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The day book. (Chicago, Ill.) 1911-1917, February 27, 1912, Image 1

Image and text provided by University of Illinois at Urbana-Champaign Library, Urbana, IL

Persistent link: http://chroniclingamerica.loc.gov/lccn/sn83045487/1912-02-27/ed-1/seq-1/

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THE DAT BOOK
5
500 SO. PEORIA ST 398
TEL. MONROE 353
VoL 1, No. 131 Chicago, Tuesday, Feb. 27, 1912 One Cent
MOTHERS, WHO WANTED TO SEE THEIR CHILDREN
CARED FOR, CHARGED WITH "NEGLECT"
Lawrence Mill Owners Even Have a Preacher Testify for Them
And He's Proved a Liar.
Lawrence, Mass., Feb. 27.
One of the' greatest farces in the
history of "free America" was
played here this afternoon.
Seven mothers and their chil
dren were arraigned on criminal
charges in police court. Some of
the mothers were nursing babies
at their breasts.
The children were those "chil
dren of the textile strike" who
were to have been sent to Phil
adelphia Saturday to' be fed and
eared' "for. until the strike here
came -to end, and upon whom
Chief fStillivan and fifty blue
coats charged as they were about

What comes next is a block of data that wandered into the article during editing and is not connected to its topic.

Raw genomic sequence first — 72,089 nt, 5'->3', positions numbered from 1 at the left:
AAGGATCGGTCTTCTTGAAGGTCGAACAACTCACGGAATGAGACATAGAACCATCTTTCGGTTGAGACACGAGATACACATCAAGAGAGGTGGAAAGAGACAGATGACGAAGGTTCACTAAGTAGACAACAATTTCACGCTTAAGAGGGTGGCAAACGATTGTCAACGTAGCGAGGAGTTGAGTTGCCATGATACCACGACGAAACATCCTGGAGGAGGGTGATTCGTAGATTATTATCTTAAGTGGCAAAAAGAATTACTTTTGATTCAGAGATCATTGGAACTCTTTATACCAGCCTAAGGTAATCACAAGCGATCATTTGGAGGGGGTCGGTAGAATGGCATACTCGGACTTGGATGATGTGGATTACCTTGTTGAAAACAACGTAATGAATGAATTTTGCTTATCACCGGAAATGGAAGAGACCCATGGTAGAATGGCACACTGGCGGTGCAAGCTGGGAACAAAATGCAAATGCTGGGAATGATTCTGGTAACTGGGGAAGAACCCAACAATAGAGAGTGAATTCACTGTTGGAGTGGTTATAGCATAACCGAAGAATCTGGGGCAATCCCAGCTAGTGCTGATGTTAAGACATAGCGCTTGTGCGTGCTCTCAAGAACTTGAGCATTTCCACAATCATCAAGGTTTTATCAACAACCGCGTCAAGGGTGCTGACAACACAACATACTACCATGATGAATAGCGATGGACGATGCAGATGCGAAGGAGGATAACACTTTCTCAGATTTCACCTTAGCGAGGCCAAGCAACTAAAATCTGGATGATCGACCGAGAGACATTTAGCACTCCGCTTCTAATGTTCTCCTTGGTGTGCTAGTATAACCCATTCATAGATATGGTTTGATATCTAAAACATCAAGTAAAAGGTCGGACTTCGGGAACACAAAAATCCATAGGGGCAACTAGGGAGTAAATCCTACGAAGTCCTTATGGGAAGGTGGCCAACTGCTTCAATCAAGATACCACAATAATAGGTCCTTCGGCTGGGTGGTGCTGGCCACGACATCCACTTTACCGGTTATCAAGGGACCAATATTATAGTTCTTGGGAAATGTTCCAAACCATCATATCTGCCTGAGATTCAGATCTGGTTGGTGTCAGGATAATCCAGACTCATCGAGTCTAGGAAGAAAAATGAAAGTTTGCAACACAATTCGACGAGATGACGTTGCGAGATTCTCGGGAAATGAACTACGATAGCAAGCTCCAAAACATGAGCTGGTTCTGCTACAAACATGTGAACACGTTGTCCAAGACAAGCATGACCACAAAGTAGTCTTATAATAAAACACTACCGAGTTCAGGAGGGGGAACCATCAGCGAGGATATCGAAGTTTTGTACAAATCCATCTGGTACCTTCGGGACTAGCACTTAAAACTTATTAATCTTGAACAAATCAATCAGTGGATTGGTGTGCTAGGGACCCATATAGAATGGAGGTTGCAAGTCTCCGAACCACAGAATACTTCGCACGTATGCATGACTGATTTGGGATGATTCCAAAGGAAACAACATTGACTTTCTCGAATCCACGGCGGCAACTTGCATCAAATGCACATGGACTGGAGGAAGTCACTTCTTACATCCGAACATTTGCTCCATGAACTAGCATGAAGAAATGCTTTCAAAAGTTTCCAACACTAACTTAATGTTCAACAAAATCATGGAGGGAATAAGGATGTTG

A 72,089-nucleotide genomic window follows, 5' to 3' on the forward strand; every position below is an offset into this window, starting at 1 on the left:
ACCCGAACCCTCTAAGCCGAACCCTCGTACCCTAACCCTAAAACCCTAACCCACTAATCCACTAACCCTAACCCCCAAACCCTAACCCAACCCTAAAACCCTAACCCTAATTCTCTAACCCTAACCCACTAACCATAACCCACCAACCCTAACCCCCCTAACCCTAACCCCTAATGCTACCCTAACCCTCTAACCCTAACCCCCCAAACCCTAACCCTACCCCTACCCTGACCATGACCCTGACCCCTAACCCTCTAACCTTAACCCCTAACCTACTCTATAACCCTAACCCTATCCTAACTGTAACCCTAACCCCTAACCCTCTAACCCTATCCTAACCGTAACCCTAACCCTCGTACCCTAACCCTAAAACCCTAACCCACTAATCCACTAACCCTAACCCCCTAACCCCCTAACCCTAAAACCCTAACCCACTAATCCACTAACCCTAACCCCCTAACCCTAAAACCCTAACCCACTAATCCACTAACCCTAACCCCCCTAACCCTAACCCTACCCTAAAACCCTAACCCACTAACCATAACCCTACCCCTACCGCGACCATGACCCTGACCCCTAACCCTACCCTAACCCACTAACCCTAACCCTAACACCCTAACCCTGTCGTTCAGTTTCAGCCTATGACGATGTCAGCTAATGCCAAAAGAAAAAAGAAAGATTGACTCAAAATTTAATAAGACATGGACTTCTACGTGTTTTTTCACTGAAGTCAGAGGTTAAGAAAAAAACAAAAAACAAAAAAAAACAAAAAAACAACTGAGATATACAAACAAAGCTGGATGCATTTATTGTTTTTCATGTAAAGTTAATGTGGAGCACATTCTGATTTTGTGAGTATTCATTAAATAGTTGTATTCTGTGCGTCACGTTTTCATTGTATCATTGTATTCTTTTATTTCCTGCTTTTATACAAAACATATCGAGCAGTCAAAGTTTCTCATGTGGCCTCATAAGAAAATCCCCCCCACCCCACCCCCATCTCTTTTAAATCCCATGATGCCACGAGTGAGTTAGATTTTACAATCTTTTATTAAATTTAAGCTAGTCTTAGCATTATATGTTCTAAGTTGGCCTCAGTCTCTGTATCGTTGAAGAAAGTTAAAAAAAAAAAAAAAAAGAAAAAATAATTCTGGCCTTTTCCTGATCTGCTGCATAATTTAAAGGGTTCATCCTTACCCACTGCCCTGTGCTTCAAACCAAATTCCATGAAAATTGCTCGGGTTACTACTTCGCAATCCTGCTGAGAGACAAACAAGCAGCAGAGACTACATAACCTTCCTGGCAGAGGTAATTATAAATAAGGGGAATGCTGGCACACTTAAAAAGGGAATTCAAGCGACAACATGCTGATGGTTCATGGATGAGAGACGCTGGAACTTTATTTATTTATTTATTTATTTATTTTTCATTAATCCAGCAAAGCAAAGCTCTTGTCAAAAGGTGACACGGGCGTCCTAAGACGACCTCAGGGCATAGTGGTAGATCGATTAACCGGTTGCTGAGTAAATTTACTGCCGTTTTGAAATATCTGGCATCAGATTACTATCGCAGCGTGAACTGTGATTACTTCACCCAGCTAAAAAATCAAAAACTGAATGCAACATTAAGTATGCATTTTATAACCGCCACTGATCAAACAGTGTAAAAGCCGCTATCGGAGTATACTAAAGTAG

to board the train.
The mothers were those who
had tried to prevent the police
men tearing their children from
them. Some of the mothers still
bore the marks of the policemen's
violence.
The city of Lawrence was the
prosecutor of these mothers and
their children.
When the trial opened, City
Attorney Murphy arose and solr
'Jtinly charged that the state law
'defining neglect had been violat
ed by the mothers, and that the
children had suffered neglect un
der that state law.
Murphy also charged that the
children were being sent out of
the state, not to be fed, but "to
be exploited for the financial gain
of the strike leaders."
Then he added that the chil
dren were "being lured away"
when the city authorities inter
vened, and to prove this, called,
as his first witness, Chief of Po
lice Sullivan.
Sullivan took the stand. With
never a blush, he told how he and
his men had "quietly" descended
upon the depot. He admitted the
children all were tagged with
papers bearing the signatures of
their parents and setting forth
that they were leaving town with
their parents' consent.
"I told my men to tell those
women that they couldn't tfend
their children away," said Sulli
van. "I told them that if they
were in want the city would care
for them. (Since their arrest the
children have been held at the
poo'r farm as 'paupers') . But
many of the children left by the
back door of the depot. Others
we had to arrest."
Here, Pearl and Will Brown,
?5ttfr Mf toa-Sife

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